Thousands have died in the “Graveyard of the Pacific.” The Columbia River bar has claimed people fishing, sailing and conducting business or leisure on the water. And one globally famed sculptor still wants to memorialize them with some panache.

Stanley Wanlass, a globally famous bronze sculptor behind several installments in the lower Columbia region, recently offered the city of Astoria the Seafarers Memorial, an 18- to 25-foot bronze sculpture yet to be built.

“I have a lot of friends who have died at sea, so I thought I would put together a memorial,” said Wanlass, who taught design, figure and portrait drawing at Clatsop Community College from 1970 to 1988 while running his company, Renaissance International Inc., locally.

The memorial, which depicts a man with three hands pressed to his chest offering himself to God.

Wanlass now lives near Alta, Utah, where he has a design studio ( and creates bronzes of automobiles, heroic historical and Western scenes using the 6,000-year-old classic (lost wax) process called Cire Perdue.

Sculpting, transporting and installing the Seafarers Memorial, he said, could cost around $2 million.

“I don’t want this to be a burden to Astoria or the surrounds,” he said, adding that donors are in place and waiting for the sculpture to get a site. “I want it to be a gift to Astoria. We’ll come up with the money.

“I just decided this year that I’m not getting any younger,” added Wanlass, who turned 73 years old April 3.

The idea of placing the Seafarers Memorial at Point Adams floated around the Warrenton-Hammond area since the 1980s. But as supporters like local business magnate Eben Carruthers (1984) and the last mayor of Hammond and fisherman’s widow Janet Stevenson (2009) died, momentum for projects such as the Seafarer’s Memorial waned.

From land and sea

“Wanlass approached us and asked us if we’d be interested in the Seafarer’s Memorial,” said Councilwoman Arline LaMear. “It seemed like an appropriate sculpture for Astoria.”

Mayor Willis Van Dusen said the city, notified about the statue about a month ago, approached the Port about possible memorial sites, including the edge of Pier 3, where Youngs Bay and the Columbia collide. But the site might be developed by Westerlund Log Handlers and might not provide the best view. Focus shifted to the end of a thin peninsula and asphalt walking trail on the eastern edge of the West End Mooring Basin.

Port Commissioner Bill Hunsinger, whose stepfather Edwin Goodrich died at sea while tuna fishing, brought a miniaturized Seafarers Memorial into an April 1 Port meeting, where it received a warm welcome.

“I’ve talked to a lot of fishermen already,” said Hunsinger, a fishermen whose own three sons are also in the business. “We’ve talked about memorials for a while.”

Next steps

“I think the site near the mooring basin is a wonderful site,” said Wanlass, who will travel to Astoria in the near future to assess the site, which would have to be approved by the Port Commission. The peninsula sits on fill material, and Wanlass said it might need pilings driven into the basalt shelf below to support the sculpture, which includes a thick bronze exterior and a stainless steel or carbon fiber inner structure and could weigh between 6,000 and 8,500 pounds.

In Cire Perdue, Wanlass creates a wax model, coats it with clay to create a mold, heats it until the wax melts out of small holes in the mold and pours metal into the vacant space. Wanlass said Firebird Bronze in Boring would cast the statue.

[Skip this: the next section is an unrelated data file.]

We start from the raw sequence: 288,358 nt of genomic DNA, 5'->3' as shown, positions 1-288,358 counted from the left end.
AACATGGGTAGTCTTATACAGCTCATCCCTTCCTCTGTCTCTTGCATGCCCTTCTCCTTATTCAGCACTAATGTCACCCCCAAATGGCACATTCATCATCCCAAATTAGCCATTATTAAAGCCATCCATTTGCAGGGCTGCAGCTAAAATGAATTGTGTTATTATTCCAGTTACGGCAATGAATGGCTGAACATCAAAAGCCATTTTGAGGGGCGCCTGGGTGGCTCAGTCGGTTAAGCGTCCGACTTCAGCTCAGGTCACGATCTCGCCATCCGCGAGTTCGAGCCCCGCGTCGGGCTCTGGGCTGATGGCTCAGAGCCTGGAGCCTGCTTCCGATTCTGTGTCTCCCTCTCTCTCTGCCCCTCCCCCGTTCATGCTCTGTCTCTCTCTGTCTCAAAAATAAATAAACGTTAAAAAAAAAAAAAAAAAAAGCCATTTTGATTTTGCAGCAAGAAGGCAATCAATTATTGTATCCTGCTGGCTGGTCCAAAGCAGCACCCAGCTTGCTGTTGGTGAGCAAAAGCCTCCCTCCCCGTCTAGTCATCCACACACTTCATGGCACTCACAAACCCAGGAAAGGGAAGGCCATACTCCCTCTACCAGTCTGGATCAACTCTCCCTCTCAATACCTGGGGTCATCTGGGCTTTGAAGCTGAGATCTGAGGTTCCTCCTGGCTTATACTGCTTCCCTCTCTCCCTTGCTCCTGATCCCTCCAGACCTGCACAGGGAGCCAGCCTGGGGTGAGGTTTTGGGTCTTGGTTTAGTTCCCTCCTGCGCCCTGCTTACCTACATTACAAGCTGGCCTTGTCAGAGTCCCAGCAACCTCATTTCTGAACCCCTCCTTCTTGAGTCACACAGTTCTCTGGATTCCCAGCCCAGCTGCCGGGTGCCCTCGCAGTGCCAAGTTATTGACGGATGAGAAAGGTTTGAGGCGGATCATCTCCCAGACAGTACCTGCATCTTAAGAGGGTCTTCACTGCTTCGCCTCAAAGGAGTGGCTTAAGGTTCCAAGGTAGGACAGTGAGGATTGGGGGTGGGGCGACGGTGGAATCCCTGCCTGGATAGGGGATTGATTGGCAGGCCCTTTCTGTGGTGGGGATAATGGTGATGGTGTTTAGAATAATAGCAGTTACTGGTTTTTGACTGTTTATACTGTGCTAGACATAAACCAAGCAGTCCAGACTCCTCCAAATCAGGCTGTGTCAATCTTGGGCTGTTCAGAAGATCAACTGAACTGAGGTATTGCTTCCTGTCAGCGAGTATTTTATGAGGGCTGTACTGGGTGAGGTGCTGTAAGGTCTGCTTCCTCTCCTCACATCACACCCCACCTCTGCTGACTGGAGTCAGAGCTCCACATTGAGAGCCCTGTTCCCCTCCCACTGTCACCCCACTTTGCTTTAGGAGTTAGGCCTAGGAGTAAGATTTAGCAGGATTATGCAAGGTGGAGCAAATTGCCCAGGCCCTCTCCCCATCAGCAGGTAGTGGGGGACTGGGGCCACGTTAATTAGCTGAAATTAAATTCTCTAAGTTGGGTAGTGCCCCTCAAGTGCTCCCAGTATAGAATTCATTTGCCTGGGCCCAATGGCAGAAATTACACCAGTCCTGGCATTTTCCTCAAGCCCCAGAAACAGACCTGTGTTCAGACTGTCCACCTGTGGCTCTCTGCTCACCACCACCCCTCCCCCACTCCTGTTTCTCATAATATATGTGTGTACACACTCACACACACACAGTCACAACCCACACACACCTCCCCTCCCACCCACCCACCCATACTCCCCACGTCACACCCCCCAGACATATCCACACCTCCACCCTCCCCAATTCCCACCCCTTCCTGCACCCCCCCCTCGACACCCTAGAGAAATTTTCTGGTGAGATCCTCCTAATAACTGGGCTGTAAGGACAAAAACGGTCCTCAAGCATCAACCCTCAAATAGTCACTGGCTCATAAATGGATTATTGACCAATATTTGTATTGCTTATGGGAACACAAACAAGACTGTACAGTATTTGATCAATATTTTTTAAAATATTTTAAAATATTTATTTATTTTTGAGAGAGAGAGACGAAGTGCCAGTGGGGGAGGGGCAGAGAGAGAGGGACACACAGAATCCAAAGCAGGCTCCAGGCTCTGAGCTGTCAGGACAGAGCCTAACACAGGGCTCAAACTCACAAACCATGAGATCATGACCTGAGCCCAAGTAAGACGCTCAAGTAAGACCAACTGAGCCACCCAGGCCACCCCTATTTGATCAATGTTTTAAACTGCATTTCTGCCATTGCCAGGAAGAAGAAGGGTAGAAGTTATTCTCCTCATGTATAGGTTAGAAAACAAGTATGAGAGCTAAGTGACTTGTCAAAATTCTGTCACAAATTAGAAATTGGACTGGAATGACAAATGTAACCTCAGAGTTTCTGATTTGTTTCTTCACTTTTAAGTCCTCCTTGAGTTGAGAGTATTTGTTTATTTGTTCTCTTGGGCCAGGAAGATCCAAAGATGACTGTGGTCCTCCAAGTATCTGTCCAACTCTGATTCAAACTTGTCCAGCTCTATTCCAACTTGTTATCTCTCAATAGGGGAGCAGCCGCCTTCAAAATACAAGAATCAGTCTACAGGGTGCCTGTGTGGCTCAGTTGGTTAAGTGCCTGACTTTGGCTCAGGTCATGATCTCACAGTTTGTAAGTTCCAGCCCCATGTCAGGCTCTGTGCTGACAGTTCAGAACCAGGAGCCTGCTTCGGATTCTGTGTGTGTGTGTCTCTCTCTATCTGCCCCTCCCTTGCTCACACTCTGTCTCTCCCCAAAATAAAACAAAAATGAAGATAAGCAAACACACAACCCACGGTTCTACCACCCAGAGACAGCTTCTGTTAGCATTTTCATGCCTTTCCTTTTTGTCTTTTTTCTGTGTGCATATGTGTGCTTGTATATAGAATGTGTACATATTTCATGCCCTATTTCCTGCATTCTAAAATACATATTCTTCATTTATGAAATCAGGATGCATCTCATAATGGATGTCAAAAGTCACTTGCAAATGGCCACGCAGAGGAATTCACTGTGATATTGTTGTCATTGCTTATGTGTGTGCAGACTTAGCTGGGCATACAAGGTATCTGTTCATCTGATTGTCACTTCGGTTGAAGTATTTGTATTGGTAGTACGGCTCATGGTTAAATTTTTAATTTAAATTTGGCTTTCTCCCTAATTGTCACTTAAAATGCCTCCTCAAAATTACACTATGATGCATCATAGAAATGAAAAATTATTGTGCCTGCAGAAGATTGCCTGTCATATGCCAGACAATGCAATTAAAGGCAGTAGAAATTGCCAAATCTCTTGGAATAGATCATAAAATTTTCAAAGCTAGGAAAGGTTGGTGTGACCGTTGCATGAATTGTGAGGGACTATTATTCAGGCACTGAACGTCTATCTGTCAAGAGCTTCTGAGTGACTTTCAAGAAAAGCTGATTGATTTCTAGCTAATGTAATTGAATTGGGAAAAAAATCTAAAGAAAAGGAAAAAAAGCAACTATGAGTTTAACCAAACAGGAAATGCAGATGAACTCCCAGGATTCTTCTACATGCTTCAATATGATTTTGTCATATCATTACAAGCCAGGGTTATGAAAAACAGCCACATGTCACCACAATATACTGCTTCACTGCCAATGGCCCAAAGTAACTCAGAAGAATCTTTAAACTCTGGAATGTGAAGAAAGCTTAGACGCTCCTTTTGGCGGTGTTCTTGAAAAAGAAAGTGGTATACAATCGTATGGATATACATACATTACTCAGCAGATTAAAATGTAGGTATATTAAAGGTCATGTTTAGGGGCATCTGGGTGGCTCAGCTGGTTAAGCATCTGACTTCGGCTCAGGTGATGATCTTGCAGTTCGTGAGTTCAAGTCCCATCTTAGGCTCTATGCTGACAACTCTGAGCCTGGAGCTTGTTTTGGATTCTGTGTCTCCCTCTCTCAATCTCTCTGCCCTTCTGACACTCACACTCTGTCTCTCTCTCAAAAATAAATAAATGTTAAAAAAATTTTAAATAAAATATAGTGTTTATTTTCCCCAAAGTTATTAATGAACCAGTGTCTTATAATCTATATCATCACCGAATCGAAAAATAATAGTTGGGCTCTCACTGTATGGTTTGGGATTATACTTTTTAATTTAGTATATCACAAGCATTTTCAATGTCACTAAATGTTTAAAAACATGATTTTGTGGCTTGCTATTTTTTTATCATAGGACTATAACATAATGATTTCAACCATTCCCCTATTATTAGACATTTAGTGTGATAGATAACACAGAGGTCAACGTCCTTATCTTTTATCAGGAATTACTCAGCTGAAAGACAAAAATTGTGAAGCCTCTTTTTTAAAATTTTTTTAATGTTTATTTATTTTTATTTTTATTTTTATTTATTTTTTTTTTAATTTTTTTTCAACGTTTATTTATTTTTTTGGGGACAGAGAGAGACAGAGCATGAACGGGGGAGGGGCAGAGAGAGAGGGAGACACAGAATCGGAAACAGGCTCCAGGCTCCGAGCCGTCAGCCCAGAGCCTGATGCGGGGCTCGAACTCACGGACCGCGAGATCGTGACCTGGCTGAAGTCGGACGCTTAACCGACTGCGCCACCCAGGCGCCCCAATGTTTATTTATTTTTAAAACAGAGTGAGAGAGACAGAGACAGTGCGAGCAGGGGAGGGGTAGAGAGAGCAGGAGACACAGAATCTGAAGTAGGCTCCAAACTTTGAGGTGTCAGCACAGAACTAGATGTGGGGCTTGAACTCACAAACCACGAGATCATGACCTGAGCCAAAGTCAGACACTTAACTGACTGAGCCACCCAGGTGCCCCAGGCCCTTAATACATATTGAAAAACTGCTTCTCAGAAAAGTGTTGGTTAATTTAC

“We’ll put it on a barge, maybe a crane barge, and we’ll bring it down the river and make a celebration stop in Portland,” he said. “The Portland Yacht Club will meet us and escort us down the Columbia River to the site.”

A similar trip brought Clark’s Tree, a statue that since 2001 has graced the Discovery Trail near Long Beach, Wash., to the farthest point west the Corps of Discovery went. Wanlass said the sculpture was nearly lost at sea in rough waters on the Columbia.

Wanlass created such coastal classics as Arrival, which in 1982 started greeting visitors to the offices of Lewis and Clark National Historical Park; End of Trail at Seaside turnaround since 1990; Mark of Triumph in downtown Long Beach since 1990; and Clark’s Tree.

Ron Neva’s memorial

Ron Neva, who’s been documenting and trying to memorialize the thousands who’ve died at sea, said he likes the idea of the Seafarers Memorial, but would like something akin to the Vietnam Wall in Washington, D.C.

“I have over 1,000 names now,” said Neva, who started his effort after a crab pot line pulled his 32-year-old son Steven overboard and killed him in 2009. “And I probably didn’t even scratch the surface.”

Neva scoured newspapers, books on shipwrecks and has taken in names from others who have lost loved ones at sea.

“You start reading back though the newspapers,” he said. “The drownings are so thick, you can’t go two or three days without one.”

Many of those who died, such as the net pullers in the famed Butterfly Fleet, made less than minimum wage, held some of the most dangerous jobs and weren’t important enough to even have their name printed in the paper when they died.

The memorial at the base of the Astoria Bridge, he said, is open to anyone who pays $300 for a spot, but he wants a memorial exclusive to those who plied the local waters. The city, he added, has previously declined support for his mariner’s-only memorial.

“If this was ever built, it would be a great tourist attraction,” said Neva, adding that the memorial would need between $300,000 and $400,000 and would go nicely with the Seafarers Memorial. Those interested can contact him through